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The Journal of Comparative Neurology and Psychology
(Continuing the Journal of Comparative Neurology.)
C. L. HERRICK, Socorro, New Mexico.
HERBERT S. JENNINGS,
University of Pennsylvania.
J. MARK BALDWIN, Johns Hopkins University
B. F, KINGSBURY, Cornell University,
Comparative Neurology and Psychology
THE RELATION OF THE MOTOR ENDINGS ON THE MUSCLE OF THE FROG TO NEIGHBORING STRUCTURES.
By JOHN GORDON WILSON, M.A., M.B., (Edin.) (From the Hull Anatomical Laboratory of the University of Chicago.) With Plates I and II.
It is obviously a matter of some importance in the study of the relation of nerve excitability to muscle contraction, to determine the manner in which the peripheral part of the neurone is related to the muscle fiber. Nor has it been neglected; it has long been a favorite subject for investigation and a prolific field for speculation and debate. At the present time renewed attention is being called to it by the recent works of of APÁTHY, RUFFINI, GRABOWER and others. In these writings special emphasis is being laid on the presence of fine fibrillae, called by RUFFINI ultra-terminal fibrillae, which are projected from nerve endings to various neighboring parts.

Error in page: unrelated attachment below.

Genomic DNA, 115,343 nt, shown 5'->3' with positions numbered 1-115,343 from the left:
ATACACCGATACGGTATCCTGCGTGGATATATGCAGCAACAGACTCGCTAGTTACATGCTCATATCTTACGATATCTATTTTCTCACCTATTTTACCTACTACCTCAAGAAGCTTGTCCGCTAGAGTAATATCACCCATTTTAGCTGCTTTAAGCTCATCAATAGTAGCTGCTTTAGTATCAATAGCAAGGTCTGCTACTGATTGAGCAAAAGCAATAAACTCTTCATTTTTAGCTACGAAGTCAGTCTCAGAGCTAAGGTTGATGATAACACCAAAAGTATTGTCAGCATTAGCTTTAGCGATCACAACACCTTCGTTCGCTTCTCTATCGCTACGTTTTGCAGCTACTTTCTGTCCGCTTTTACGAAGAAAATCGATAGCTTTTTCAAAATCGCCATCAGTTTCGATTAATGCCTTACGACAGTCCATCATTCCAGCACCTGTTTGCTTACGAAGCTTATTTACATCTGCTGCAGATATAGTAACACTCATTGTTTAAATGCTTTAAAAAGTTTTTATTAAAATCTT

From an historical standpoint it is extremely interesting to compare the results of KÜHNE with those of RUFFINI, DOGIEL, HUBER, SIHLER and others, and to observe that as methods and technique improve, a corresponding complexity can be shown in the relation of nerve to muscle. This is well exemplified in the ending of the motor neurone on the frog's muscle. As regards this animal one must acknowledge that the remarks of APÁTHY on nerve endings in invertebrate muscles are not inappropriate :
"Wenn ich auch hier und da schlechthin von Nervenendigungen spreche, so will ich doch gleich hier von vorn herein betonon, dass ich eine Endigung der leitenden Primitivfibrillen nirgends mit Sicherheit constatiren konnte; ich kann nur sagen, bis wie weit ich eine leitende